§  By “active” I mean that you should be able to find publication credits from within the past five years—they need to be in touch with current scholarship.

o   What level of financial support do they offer—not just the annual funding, but whether they fund in summer, and how many years of funding are guaranteed

o   What courses have they offered in the past? What courses are they offering in the fall?

o   What is the teaching load like, and how do they prepare you for that load?

o   So-called rankings matter to a certain extent, but remember that those rankings are almost completely arbitrary. USNews rankings are helpful as a list of all programs offering Ph.D.s in English…and a very, very general sense of the strong programs vs. the less strong. But FIT with your interests trumps all.

§  (E.g. the Strode program at U of A is highly regarded, even though U of A itself is somewhat less so)

o   Location and cost of living. A 20k stipend will get you a lot further in Lincoln, Nebraska than in New York. And elements like small town vs. large city, cold vs. warm climate etc. are all perfectly valid factors when looking at programs. You’ll have to live in this place for 4-6 years, after all!

·        A few quick and random tips:

o   It can be helpful to contact professors ahead of time to determine research fit etc., but it can also be quite valuable to contact current grad students to get a sense of the program and the environment.

o   Remember that an important part of professionalization in a Ph.D. program is publication. More than anything, this means that before you go down the road toward application, give some serious thought to whether or not your writing and research inclinations have that kind of potential. And whether or not that’s something you really want to deal with at all.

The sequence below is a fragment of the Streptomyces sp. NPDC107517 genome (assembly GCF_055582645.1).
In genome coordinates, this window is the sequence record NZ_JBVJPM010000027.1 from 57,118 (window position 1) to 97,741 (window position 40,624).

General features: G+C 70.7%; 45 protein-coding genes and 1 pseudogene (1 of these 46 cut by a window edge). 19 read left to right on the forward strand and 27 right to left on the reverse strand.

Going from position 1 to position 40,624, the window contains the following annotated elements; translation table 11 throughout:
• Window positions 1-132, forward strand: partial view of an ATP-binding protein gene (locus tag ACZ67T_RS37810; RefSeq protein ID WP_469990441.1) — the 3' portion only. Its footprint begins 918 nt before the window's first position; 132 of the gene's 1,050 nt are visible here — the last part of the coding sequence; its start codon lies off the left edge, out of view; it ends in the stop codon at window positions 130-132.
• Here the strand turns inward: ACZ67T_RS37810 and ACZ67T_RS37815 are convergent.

o  Also remember that teaching is a huge part of your job, and always will be. If you don’t enjoy teaching (or the prospect of teaching), you’d better really love the other components of your position, because there’s not going to be any getting away from it for many, many years.

o   It might go without saying, but be very courteous in all of your communications with professors and other graduate students. And that courtesy should be sincere!

o   Consider the total cost of applications: application fees average about $75, sending GRE scores is $27 (more if you need the subject test), and if you have multiple transcripts, that can tack on another $10. In other words, each application will likely be upward of $100. Given that I recommend applying to at least ten programs, you’re looking at a commitment of over $1000. There ARE fee waivers you can find, however.

o   Forums like GradCafe are a good way to socialize with fellow applicants, and commiserate with people in the same situation. Just remember to take all advice you see on those forums with a grain of salt.